Importance of lifestyles in patients with Ulcerative Colitis

Managing anxiety and depression is important because they are factors that worsen conditions and make it more difficult to control these conditions.

X-ray of the lower parts of the gastrointestinal tract with nonspecific ulcerative colitis.

Unlike Crohn’s disease, ulcerative colitis is an Inflammatory Bowel Disease (IBD) that affects only the large intestine or colon.

Inflammation can affect part or all of the colon. The symptom characteristic is bloody diarrhea, according to the gastroenterologist and researcher of IBD in Puerto Rico, Dra. Esther Torres.

“The key symptoms of colitis is persistent diarrhea with blood, “he said.

Likewise, doctors warn that this disease can be diagnosed in time due to the risk of developing colon cancer due to the severity of the inflammation that can persist for years.

Prevention and lifestyles

The first thing that every patient should change in his daily life is his choice for food, eliminating the consumption of all “junk” food, with plenty of saturated and processed fat.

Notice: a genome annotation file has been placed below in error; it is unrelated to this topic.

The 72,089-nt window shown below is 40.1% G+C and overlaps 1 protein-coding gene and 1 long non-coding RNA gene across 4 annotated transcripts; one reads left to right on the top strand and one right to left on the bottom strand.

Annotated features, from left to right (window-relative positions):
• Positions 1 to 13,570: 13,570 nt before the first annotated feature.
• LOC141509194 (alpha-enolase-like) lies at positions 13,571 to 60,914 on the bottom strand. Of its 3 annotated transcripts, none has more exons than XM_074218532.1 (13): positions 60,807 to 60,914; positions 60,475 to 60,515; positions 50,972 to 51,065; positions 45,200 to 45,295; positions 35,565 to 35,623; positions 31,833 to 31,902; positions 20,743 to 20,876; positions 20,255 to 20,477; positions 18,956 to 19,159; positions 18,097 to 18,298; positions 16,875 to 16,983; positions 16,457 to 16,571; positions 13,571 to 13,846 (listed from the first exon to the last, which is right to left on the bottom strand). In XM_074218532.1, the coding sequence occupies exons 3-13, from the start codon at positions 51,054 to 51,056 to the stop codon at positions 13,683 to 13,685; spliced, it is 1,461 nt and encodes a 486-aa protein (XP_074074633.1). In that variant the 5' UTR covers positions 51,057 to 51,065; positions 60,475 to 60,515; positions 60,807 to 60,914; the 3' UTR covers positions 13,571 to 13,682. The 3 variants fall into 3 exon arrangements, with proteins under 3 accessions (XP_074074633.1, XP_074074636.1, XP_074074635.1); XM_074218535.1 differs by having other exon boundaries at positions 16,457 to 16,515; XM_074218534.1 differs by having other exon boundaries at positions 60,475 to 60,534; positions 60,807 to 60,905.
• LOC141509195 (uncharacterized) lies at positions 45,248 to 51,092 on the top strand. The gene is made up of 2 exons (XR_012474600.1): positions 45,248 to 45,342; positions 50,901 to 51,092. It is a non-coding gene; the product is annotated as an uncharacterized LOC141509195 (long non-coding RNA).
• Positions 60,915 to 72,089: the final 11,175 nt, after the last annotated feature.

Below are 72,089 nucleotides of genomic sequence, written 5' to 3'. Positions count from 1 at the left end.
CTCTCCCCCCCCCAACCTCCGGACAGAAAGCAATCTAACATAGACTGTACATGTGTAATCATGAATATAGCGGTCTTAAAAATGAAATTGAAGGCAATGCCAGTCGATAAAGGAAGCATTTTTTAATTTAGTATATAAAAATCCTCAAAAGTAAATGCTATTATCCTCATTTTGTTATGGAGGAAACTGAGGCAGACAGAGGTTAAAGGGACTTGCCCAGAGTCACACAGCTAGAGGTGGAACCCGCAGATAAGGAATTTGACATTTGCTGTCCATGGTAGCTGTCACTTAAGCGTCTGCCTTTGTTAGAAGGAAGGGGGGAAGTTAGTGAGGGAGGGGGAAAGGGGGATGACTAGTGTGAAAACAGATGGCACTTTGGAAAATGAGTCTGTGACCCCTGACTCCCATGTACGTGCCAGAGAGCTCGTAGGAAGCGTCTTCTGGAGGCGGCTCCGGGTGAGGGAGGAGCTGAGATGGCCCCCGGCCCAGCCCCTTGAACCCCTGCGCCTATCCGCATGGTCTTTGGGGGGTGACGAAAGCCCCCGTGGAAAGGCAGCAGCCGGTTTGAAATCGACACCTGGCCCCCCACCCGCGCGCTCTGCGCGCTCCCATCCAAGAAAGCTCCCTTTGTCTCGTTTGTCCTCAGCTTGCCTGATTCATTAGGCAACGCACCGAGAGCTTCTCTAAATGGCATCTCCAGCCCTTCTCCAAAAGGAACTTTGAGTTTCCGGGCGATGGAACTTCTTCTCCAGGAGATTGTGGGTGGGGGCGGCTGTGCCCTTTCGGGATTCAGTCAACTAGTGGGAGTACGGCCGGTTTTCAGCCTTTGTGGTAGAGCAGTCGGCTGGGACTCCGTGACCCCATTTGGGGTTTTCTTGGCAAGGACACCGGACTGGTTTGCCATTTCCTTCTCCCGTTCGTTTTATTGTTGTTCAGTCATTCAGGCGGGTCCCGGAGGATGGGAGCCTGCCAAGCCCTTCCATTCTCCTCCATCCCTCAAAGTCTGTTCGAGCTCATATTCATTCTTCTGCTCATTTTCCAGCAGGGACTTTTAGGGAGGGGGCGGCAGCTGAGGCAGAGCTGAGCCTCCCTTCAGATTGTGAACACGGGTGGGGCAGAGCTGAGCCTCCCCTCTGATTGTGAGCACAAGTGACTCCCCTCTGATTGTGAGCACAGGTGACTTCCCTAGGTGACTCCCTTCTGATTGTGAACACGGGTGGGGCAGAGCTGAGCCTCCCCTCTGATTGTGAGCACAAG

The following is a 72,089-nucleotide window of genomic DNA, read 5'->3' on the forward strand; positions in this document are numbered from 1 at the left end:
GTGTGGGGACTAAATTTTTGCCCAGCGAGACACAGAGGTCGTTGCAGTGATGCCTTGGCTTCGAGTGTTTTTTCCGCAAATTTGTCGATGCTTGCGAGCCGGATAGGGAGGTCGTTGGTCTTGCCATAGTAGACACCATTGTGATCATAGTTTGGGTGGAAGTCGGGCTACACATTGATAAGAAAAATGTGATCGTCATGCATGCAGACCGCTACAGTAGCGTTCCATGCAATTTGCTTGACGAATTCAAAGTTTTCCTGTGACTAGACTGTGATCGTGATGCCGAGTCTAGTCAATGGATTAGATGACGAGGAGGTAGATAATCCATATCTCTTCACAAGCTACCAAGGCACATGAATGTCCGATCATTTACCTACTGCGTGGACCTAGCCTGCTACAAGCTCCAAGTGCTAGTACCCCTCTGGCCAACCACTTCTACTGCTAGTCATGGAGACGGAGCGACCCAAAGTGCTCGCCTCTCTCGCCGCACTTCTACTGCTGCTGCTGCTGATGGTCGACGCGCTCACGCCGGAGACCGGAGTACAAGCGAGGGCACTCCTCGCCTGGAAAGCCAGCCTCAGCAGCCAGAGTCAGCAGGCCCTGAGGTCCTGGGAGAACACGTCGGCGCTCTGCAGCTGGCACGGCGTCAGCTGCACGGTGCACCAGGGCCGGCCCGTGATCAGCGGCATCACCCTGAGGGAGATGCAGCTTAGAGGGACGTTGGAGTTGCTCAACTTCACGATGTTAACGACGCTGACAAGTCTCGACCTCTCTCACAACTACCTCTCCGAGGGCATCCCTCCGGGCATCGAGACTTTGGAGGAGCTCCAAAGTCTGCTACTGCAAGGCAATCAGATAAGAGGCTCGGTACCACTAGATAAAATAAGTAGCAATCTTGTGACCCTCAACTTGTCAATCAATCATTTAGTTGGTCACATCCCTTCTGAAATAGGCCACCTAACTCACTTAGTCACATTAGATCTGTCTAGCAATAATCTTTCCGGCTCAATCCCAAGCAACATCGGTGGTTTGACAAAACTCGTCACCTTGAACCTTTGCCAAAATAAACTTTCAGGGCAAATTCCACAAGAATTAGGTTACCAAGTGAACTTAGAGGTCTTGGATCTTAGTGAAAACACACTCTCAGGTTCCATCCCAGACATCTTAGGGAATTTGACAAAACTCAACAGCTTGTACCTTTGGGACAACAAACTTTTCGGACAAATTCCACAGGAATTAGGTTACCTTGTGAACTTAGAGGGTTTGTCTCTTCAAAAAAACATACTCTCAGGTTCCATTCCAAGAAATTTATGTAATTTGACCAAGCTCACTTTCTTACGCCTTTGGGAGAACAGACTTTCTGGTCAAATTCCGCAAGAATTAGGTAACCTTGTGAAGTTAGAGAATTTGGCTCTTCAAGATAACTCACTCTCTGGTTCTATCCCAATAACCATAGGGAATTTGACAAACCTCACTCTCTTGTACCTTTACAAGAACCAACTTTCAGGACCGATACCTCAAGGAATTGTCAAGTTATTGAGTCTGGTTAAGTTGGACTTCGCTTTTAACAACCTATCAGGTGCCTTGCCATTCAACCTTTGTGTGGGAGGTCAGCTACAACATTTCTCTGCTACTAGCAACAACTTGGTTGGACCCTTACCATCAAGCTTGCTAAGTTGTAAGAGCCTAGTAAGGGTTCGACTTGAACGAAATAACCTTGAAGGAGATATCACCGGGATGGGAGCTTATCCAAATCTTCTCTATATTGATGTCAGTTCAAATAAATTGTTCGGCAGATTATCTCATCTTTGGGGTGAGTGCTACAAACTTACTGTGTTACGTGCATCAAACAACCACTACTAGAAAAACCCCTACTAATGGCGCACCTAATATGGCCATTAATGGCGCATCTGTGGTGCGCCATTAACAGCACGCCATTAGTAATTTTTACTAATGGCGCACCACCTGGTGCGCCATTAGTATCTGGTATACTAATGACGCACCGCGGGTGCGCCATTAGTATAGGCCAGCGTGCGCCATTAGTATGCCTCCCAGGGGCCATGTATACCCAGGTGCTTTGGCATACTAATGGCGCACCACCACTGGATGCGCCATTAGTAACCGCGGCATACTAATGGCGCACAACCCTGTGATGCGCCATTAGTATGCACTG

“It must be emphasized that these patients choose a healthy lifestyle. In the coming years we will be able to refine much more in how food influences these types of diseases, but so far the patient can make a diary to identify the foods that tolerate and not tolerate and opt for adequate nutrition, low in sugars and no sausages “he explained.

“It is very important too handling of stress and emotional state of these patients. Handling Anxiety and depression is important because we know that they are factors that worsen conditions and that make it more difficult to control these conditions. Control of emotions is important as is rest and eliminating the use of cigarettes and alcohol. It is also essential handling doctor, “he added.

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Likewise, he highlighted the benefit of performing physical exercises in this patient population.

Symptoms of colitis include:

Diarrhea, a often with blood or pus.

-Abdominal pain and cramps.

-Pain in the rectum.

-Rectal bleeding (presence of a small amount blood in the stool).

– Urgent need to defecate.

-Incapacity to defecate despite the urge.





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